Having had a spiritual awakening as the result of these steps, we tried to carry this message to other addicts, and to practice these principles in all our affairs

Practical experience shows that nothing will so much insure immunity from drinking as intensive work with other alcoholics. It works when other activities fail. This is our twelfth suggestion: Carry this message to other alcoholics! You can help when no one else can. You can secure their confidence when others fail. Remember they are very ill.

Life will take on new meaning. To watch people recover, to see them help others, to watch loneliness vanish, to see a fellowship grow up about you, to have a host of friends - this is an experience you must not miss. We know you will not want to miss it. Frequent contact with newcomers and with each other is the bright spot of our lives.

A.A. Big Book, p. 89

Comments from Websites and Publications

Step 12 gives me the satisfaction of helping others. I am uniquely suited to help others that have suffered the same addiction as I have suffered with. Although I did not plan on being in the role of the recovering addict, I find myself in that role because of the choices that I have made. It now becomes my duty as well as my joy and privilege to find others suffering in a similar way and to help them in the best way that I know how. It completes the cycle of life and I get to play a wonderful part in it.

From 12Step.org

The joy of living is the theme of A.A.'s Twelfth Step, and action is its key word. Here we turn outward toward our fellow alcoholics who are still in distress. Here we experience the kind of giving that asks no rewards. Here we begin to practice all Twelve Steps of the program in our daily lives so that we and those about us may find emotional sobriety. When the Twelfth Step is seen in all its full implication, it is really talking about the kind of love that has no price tag on it.

Twelve Steps and Twelve Traditions, p. 106

Helping others is a significant part of the program, and there are many ways the program gets passed on. When you live the program and share it with others, you are carrying the message, especially when you sponsor new members. In practicing the Twelfth Step you will find that -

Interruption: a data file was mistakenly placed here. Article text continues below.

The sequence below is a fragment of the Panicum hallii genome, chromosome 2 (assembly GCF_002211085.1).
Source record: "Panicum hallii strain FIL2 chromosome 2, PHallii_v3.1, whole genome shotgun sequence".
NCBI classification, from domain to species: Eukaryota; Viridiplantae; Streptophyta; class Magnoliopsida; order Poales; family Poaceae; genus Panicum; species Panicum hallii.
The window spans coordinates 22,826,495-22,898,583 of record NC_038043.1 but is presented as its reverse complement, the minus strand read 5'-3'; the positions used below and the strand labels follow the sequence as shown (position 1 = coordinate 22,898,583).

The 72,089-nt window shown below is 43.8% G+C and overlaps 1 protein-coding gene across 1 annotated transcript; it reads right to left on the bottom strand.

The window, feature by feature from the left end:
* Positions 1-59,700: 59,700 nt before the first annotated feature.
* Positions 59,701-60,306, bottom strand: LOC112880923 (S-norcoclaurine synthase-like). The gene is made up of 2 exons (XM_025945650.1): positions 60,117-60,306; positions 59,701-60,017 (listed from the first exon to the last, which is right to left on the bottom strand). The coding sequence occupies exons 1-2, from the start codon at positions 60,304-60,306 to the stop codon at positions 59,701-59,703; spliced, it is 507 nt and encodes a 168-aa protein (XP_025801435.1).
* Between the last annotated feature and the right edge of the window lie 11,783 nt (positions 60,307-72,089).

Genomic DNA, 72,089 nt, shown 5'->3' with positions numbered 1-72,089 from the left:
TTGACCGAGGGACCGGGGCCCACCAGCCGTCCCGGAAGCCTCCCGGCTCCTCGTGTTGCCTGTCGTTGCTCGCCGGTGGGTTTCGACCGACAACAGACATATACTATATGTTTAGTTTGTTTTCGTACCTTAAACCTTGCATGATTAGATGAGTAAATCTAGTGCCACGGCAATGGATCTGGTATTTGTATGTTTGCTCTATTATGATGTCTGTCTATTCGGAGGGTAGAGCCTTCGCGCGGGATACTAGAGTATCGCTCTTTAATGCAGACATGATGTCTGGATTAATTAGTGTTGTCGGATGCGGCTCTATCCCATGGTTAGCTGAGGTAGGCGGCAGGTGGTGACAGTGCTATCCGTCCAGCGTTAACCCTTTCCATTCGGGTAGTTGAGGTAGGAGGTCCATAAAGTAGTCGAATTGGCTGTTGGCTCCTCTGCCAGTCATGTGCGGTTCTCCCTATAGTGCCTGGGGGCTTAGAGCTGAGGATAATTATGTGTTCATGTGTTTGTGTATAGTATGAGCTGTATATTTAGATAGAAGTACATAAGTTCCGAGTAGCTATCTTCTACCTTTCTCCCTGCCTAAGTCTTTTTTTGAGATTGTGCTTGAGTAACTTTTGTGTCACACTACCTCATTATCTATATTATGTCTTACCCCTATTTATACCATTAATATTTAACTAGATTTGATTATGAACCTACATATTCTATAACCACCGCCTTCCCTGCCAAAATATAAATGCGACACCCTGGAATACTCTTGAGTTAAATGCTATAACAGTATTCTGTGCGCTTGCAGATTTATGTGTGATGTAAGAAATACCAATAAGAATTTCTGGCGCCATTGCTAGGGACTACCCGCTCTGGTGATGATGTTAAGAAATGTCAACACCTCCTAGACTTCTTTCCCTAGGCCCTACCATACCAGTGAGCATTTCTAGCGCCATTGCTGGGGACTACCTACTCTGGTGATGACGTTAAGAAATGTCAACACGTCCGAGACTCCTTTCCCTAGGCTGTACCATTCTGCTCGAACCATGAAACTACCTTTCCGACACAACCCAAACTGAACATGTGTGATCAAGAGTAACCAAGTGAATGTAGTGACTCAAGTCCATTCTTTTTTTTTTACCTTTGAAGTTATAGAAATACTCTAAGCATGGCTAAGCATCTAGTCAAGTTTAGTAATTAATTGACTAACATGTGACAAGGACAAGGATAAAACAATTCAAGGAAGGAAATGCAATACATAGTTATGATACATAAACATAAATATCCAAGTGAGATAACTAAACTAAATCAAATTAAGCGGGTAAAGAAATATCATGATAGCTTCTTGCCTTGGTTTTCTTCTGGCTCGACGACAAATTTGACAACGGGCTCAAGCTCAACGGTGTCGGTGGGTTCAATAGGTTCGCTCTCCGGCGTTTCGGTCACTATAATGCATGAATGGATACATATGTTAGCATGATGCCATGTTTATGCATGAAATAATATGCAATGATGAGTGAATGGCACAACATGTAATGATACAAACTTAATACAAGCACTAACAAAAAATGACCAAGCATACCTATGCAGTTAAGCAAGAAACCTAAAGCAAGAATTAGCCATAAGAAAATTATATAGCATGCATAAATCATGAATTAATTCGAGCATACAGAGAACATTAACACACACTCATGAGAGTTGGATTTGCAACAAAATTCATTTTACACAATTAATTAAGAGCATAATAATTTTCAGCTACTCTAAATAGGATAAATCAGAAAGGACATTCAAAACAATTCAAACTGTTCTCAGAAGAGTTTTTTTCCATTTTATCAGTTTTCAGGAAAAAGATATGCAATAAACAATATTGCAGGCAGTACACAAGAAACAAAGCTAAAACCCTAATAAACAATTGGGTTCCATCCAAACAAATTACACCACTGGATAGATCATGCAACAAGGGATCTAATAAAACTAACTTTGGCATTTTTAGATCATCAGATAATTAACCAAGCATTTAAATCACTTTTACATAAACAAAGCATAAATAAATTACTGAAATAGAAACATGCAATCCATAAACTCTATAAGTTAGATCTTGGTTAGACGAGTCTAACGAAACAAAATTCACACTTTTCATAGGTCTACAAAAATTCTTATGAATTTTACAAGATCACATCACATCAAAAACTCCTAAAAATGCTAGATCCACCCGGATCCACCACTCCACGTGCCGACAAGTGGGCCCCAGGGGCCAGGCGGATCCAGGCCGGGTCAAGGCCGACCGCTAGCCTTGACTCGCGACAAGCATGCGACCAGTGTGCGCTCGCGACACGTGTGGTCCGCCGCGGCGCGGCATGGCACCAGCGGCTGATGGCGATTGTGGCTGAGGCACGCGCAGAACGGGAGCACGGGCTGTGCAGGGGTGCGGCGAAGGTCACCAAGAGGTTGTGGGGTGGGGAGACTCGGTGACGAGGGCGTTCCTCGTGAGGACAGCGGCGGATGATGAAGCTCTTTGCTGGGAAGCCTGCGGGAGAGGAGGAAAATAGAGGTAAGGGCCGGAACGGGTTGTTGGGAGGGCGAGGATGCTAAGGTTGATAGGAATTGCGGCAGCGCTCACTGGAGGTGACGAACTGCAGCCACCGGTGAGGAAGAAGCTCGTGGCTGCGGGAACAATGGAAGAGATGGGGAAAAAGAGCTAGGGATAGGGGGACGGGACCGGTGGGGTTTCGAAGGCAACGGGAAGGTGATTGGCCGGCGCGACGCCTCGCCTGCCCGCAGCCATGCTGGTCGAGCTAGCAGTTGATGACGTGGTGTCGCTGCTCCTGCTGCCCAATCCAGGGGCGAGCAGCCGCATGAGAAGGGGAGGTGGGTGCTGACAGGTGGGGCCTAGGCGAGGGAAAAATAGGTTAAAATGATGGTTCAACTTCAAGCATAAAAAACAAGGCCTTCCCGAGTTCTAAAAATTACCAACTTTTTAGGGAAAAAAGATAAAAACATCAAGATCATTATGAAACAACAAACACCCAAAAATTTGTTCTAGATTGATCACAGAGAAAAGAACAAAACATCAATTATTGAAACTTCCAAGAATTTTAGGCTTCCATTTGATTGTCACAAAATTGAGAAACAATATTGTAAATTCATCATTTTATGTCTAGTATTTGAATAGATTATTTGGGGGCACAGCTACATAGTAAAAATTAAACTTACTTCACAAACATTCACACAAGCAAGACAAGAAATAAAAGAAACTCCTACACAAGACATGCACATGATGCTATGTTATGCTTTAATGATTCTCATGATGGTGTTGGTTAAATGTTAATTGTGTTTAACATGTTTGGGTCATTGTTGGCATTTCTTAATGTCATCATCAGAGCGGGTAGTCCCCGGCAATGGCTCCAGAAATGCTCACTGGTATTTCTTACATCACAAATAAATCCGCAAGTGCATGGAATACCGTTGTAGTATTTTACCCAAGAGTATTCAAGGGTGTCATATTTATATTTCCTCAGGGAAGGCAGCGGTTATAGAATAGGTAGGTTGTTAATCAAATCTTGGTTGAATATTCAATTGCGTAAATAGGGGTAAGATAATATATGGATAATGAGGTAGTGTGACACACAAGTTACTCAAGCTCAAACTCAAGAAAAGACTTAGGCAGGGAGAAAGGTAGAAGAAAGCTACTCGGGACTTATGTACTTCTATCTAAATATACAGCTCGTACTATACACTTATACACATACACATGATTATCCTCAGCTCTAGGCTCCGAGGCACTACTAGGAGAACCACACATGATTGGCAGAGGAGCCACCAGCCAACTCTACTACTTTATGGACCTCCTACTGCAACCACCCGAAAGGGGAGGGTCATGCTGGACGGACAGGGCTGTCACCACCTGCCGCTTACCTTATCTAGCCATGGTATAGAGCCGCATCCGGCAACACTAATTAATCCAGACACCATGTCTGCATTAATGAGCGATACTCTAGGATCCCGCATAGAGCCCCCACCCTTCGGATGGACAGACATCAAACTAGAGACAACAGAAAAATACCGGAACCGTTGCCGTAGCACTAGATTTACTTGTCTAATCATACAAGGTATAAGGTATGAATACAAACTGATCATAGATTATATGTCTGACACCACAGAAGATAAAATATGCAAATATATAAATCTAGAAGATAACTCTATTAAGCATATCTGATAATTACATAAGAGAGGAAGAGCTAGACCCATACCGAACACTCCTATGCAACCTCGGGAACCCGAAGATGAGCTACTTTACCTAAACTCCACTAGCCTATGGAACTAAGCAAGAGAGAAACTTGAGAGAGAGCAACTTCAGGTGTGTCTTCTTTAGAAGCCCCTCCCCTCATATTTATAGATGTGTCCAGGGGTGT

• By witnessing to others, your appreciation of the program and the program's impact on your life deepens.
  • By hearing the stories of new members, you are reminded of where you were when you started.
  • By modeling to others, you become aware that you need to practice what you preach.
  • By giving to others, you develop bonds with new people who really need you
  • By helping others, you give what you have received.
  • By supporting new beginnings, you revitalize your own efforts.

A Gentle Path Through the Twelve Steps, by Patrick Carnes, p. 197

The selfless service of this work is the very principle of Step Twelve. We received our recovery from the God of our understanding, so we now make ourselves available as His tool to share recovery with those who seek it. Most of us learn in time that we can only carry our message to someone who is asking for help. Sometimes the only message necessary to make the suffering addict reach out is the power of example. An addict may be suffering but unwilling to ask for help. We can make ourselves available to these people, so that when they ask, someone will be there.

Learning the art of helping others when it is appropriate is a benefit of the N.A. Program. Remarkably, the Twelve Steps guide us from humiliation and despair to a state wherein we may act as instruments of our Higher Power. We are given the ability to help a fellow addict when no one else can. We see it happening among us every day. This miraculous turnabout is evidence of spiritual awakening. We share from our own personal experience what it has been like for us. The temptation to give advice is great, but when we do so we lose the respect of newcomers. This clouds our message. A simple, honest message of recovery from addiction rings true.

Narcotics Anonymous Basic Text, Chapter 4/Step 1

Although we enter recovery to heal a particular affliction, we find that, in the end, we have received far more than a specific healing of an addiction; we have received the gift of a profound spiritual awakening...

The second phrase in Step 12 reads: "we tried to carry this message to others." Twelve Step programs place great emphasis on outreach to those who still suffer. Another oral tradition says, "You can't keep it unless you give it away." Having received healing and spiritual renewal, we can retain them only as we offer them to others...

On a practical level, psychologists have long believed that there is a special capacity for empathy between persons who have shared the same addictions. That is why Bill Wilson encouraged alcoholics to help other alcoholics, and it is also why we now have such a proliferation of recovery support groups for different dependencies. Again, the premise is that people who have suffered from an addiction and have found spiritual healing from it are in better positions to understand and help others with similar problems.

Serenity, A Companion for Twelve Step Recovery, p. 76, 77

Step Twelve is considered to be so important that it takes up much more space in the literature than any other step. It's almost three steps in one. I have divided it into three parts to look at in this chapter.

  1. Having had a spiritual awakening...
  2. We tried to carry the message to others...
  3. And to practice these principles in all our affairs.

1... In the Twelve Step community the word spiritual usually doesn't mean the same thing as the word religious. For many, spiritual refers to being in touch with and living on the basis of "reality". A spiritual woman, for instance, would be in touch with her own reality, her own feelings, her own controlling and diseased behaviors and character defects as well as her own preciousness and gifts. She would be in touch with the reality of other people and with ultimate reality in the experience of a Higher Power, God. In that sense a "spiritual awakening," whatever else it might include, is an awakening to seeing and dealing with reality in one's own life and in relationships with other people and with God...